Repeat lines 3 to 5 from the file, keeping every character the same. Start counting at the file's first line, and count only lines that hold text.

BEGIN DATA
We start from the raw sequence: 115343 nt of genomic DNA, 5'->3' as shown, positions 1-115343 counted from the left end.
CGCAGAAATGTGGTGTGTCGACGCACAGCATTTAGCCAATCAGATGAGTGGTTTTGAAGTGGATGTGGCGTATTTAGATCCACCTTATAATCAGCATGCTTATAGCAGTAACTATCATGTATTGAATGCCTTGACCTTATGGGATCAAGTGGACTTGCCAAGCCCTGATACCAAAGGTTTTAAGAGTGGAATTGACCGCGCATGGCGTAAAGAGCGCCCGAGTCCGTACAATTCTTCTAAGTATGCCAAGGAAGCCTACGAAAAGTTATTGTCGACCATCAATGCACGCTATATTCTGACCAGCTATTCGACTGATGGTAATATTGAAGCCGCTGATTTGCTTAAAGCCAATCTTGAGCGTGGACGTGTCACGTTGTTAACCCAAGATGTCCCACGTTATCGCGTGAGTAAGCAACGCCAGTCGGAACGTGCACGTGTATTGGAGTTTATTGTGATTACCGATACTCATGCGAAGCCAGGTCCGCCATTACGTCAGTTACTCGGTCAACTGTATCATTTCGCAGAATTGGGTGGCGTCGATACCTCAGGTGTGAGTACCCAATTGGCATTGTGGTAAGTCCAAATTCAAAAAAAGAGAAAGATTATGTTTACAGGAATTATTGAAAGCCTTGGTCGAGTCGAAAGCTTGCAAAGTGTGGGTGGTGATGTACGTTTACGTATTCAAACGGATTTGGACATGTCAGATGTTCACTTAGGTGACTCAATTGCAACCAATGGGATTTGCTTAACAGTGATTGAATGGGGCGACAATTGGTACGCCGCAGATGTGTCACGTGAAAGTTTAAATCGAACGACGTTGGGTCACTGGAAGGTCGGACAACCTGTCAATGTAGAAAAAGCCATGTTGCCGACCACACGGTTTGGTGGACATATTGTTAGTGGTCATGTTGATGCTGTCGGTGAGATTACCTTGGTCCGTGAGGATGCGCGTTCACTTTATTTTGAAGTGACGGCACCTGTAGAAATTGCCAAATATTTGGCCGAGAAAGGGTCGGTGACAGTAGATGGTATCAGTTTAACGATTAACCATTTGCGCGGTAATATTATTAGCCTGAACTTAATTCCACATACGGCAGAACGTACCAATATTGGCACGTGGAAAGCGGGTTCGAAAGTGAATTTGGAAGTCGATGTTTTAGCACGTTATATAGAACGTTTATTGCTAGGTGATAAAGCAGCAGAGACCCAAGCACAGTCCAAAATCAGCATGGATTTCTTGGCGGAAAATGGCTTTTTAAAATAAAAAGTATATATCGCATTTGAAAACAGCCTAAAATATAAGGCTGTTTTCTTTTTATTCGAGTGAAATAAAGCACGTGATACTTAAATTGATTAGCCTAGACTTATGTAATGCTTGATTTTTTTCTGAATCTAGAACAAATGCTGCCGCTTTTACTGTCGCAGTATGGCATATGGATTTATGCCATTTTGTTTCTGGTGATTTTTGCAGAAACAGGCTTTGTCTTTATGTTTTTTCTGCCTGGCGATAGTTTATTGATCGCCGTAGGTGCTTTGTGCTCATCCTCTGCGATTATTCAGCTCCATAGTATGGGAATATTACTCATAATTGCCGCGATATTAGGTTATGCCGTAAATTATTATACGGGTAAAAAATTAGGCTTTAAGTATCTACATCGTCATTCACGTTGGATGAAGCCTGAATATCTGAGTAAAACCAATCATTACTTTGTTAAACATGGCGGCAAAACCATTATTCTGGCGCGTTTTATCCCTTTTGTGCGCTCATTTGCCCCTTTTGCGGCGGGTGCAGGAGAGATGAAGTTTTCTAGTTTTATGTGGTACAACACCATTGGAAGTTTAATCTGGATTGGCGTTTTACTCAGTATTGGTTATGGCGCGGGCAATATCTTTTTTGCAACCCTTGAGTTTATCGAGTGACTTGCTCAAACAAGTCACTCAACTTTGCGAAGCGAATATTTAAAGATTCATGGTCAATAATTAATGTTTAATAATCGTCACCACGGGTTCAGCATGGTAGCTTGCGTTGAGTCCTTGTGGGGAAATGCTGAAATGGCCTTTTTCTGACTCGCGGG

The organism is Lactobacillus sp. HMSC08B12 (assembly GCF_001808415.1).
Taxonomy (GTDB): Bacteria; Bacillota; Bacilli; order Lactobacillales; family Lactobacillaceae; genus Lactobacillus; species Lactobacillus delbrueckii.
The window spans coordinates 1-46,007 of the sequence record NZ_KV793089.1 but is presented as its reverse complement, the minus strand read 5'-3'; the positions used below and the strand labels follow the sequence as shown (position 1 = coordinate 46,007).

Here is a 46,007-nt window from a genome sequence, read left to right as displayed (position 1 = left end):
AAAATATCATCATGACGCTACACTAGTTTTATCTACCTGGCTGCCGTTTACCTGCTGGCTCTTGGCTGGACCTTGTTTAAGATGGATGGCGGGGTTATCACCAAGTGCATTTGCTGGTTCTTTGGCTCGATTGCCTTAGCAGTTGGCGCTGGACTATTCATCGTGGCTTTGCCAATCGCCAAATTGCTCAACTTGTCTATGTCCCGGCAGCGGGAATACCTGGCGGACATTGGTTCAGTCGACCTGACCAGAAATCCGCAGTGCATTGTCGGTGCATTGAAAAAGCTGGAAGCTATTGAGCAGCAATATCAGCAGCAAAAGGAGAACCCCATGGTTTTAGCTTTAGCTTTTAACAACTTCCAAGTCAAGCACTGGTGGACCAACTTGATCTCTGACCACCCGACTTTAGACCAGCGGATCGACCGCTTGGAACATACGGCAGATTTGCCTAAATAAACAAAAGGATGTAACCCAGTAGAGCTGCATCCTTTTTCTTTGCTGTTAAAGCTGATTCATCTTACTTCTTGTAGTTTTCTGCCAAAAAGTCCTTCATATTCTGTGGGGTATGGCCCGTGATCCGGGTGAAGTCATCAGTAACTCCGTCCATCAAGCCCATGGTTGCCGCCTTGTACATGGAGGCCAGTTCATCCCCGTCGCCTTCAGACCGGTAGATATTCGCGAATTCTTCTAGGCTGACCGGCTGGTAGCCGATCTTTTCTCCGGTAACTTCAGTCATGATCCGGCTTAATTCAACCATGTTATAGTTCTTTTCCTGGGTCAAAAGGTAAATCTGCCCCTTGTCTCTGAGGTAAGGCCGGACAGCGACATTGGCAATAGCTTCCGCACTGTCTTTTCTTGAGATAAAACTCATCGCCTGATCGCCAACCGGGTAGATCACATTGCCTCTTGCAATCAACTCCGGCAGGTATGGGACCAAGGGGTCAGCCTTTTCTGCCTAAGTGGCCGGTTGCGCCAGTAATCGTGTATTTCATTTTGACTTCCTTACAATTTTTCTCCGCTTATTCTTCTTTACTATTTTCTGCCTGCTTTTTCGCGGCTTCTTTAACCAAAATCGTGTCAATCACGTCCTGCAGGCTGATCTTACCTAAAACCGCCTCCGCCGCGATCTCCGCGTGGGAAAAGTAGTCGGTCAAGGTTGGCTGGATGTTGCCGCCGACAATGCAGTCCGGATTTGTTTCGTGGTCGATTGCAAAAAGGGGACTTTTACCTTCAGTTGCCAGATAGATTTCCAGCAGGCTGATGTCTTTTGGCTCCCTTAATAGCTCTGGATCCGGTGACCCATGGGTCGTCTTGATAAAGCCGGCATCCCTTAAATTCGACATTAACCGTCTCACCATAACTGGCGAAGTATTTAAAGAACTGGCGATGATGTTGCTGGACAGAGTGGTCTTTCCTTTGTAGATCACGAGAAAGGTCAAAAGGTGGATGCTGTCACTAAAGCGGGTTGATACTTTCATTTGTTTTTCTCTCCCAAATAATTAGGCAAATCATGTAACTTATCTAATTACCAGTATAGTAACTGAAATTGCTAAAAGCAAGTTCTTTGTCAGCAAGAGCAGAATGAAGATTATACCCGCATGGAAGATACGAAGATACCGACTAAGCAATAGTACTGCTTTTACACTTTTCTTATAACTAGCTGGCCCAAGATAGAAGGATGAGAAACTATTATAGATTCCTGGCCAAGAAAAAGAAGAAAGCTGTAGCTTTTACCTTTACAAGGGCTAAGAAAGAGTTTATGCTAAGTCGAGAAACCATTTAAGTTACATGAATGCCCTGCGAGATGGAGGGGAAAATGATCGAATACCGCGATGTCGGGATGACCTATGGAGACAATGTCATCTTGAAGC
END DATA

The organism is Lactobacillus sp. HMSC08B12 (assembly GCF_001808415.1).
Taxonomy (GTDB): Bacteria; Bacillota; Bacilli; order Lactobacillales; family Lactobacillaceae; genus Lactobacillus; species Lactobacillus delbrueckii.
The window spans coordinates 1-46,007 of the sequence record NZ_KV793089.1 but is presented as its reverse complement, the minus strand read 5'-3'; the positions used below and the strand labels follow the sequence as shown (position 1 = coordinate 46,007).